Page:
Countless conversations happen every day on the Grand Staircase. The sheer volume of social transactions taking place on these steps is immeasurable. Decisions both great and small are mulled over and even made in the time it takes to ascend or descend a set of stairs. Most of these discussions and/or internal monologues are forgotten over time, lost to more pressing concerns or buried underneath layers of memory.
In the haze of everyday, specific moments stand out. Joe Lawless remembers a conversation he had on the Grand Staircase about ten years ago with Associate Professor Jill Purdy (now Associate Vice Chancellor for Undergraduate Affairs). The pair was talking about the world of non-profits, specifically how to get students involved with those agencies’ boards of directors.
The germ of this conversation lies with Lawless and his experience working with Mary Bridge Children’s Hospital. “I was there for about 15 years, seven of those as the executive director of the Mary Bridge Children’s Foundation,” he said. “One question we kept coming back to was how to get younger people involved with our board of directors.”
Lawless left Mary Bridge to pursue his Master of Business Administration degree at UW Tacoma’s Milgard School of Business. He graduated in 2007. Lawless hadn’t been out of school long when the university hired him to lead the newly formed Center for Leadership and Social Responsibility.
This brings us back to the Grand Staircase, Lawless, Purdy and the conundrum of how to get students interested in non-profit board governance. “I suggested we do a class,” said Lawless.
Lawless and Purdy launched an exhaustive search of different academic institutions around the world. They wanted to find a model for their prospective class—none existed. “We didn’t find anything at the undergraduate level that matched our idea,” said Lawless.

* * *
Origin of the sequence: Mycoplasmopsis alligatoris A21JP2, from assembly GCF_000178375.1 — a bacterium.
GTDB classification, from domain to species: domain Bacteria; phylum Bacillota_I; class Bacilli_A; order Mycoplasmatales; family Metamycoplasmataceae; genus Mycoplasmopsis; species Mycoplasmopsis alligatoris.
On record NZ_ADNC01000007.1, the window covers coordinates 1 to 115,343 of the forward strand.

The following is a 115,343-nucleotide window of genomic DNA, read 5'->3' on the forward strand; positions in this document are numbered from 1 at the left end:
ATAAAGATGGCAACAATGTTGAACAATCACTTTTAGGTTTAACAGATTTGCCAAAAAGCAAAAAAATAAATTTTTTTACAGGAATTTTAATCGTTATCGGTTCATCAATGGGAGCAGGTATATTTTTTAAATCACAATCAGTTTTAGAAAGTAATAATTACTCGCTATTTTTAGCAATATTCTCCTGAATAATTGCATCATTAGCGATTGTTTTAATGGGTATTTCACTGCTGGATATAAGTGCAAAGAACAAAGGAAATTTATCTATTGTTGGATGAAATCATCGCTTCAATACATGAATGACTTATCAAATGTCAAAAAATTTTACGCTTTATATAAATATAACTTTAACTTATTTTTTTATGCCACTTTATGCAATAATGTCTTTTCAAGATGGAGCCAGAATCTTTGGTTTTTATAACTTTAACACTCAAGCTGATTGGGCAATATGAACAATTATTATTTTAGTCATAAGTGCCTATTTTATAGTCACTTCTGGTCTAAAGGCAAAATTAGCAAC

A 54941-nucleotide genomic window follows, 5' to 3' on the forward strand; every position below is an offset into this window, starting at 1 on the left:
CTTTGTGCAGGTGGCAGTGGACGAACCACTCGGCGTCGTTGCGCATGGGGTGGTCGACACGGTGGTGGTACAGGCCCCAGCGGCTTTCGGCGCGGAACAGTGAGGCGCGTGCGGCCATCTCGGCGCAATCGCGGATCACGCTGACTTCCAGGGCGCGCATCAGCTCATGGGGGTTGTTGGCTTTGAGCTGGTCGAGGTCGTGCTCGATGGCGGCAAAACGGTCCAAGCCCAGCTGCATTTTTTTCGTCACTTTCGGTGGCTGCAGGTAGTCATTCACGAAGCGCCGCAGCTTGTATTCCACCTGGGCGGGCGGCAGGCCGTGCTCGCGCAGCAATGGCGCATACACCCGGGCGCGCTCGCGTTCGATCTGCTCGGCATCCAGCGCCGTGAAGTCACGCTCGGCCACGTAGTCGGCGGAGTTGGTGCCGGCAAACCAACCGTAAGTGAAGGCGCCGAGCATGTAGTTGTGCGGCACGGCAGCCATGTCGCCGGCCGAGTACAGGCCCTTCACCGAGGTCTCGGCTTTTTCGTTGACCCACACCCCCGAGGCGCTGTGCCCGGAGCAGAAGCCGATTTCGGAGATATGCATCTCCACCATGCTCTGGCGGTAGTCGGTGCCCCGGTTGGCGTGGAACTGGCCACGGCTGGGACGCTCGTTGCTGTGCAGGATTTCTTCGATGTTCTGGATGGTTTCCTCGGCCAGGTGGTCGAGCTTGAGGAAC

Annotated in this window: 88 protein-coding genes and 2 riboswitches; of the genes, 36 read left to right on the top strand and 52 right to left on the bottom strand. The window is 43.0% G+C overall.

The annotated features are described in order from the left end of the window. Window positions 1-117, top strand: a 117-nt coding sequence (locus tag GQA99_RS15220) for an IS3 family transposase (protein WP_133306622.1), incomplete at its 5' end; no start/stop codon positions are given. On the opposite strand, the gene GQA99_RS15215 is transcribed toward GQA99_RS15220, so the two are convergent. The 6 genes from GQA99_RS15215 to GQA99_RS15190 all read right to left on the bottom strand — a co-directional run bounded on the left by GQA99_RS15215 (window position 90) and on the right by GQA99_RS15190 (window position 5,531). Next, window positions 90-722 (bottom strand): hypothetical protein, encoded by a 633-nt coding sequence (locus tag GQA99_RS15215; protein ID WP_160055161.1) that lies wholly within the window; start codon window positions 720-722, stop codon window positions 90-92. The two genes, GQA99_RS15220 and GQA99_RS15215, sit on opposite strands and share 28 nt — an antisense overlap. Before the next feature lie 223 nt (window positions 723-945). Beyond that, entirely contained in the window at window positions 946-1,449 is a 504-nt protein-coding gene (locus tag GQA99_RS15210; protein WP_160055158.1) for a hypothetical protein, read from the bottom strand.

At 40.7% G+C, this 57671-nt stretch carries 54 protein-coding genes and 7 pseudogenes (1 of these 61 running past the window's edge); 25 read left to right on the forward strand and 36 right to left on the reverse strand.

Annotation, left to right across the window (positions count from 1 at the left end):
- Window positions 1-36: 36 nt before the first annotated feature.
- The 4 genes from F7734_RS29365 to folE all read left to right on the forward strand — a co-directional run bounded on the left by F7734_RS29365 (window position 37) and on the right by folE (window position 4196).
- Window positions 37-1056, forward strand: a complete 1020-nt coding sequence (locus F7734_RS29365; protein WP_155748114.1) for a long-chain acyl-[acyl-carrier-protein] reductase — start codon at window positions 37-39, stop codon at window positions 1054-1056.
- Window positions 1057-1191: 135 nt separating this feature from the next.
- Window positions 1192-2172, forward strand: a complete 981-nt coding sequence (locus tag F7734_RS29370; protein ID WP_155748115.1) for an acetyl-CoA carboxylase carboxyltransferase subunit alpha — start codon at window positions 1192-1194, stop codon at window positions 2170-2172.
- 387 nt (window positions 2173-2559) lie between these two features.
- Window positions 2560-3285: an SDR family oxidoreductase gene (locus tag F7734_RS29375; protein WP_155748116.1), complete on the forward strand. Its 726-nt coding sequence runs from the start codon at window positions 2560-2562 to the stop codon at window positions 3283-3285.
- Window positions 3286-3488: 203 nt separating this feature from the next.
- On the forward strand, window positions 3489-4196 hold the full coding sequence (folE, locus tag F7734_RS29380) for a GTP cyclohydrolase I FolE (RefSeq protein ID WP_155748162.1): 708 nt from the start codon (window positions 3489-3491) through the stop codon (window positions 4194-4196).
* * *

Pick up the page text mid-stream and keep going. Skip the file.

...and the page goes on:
With no example to cull from, Lawless and Purdy decided to create their own. The pair enlisted help from a local organization called the Nonprofit Center. The agency has since closed its doors but played a critical role in getting the board governance course off the ground. Among other things, the center helped create a board of community leaders that provides regular input on the course and its objectives.
Lawless and Purdy wanted to create a course that emphasized both the theoretical and the practical. This meant putting undergraduate students in the board room. “Board governance is about everything,” said Lawless. “Big discussions about finance, marketing, leadership and the inner workings of an organization happen during these meetings.”
Letting students see the process in action requires a fair amount of trust. “We had existing relationships with different local organizations and that really helped,” said Purdy. In the beginning only a handful of nonprofits signed up to participate in the course. That number has swelled to include over a hundred different agencies.
Early on Lawless and Purdy decided to spread the Board Governance course out over two quarters, creating a sequence of two classes, TMGMT 465 and TMGMT 466. The rationale is partly due to the fact that boards hold meetings every one to two months. In a standard ten-week quarter students would only get to attend, at most, a few meetings. The other reason for the two-quarter schedule comes back to the emphasis on the practical and the theoretical. “That first quarter [TMGMT 465] is all about becoming a legitimate member of the board and being able to understand and represent that organization,” said Purdy.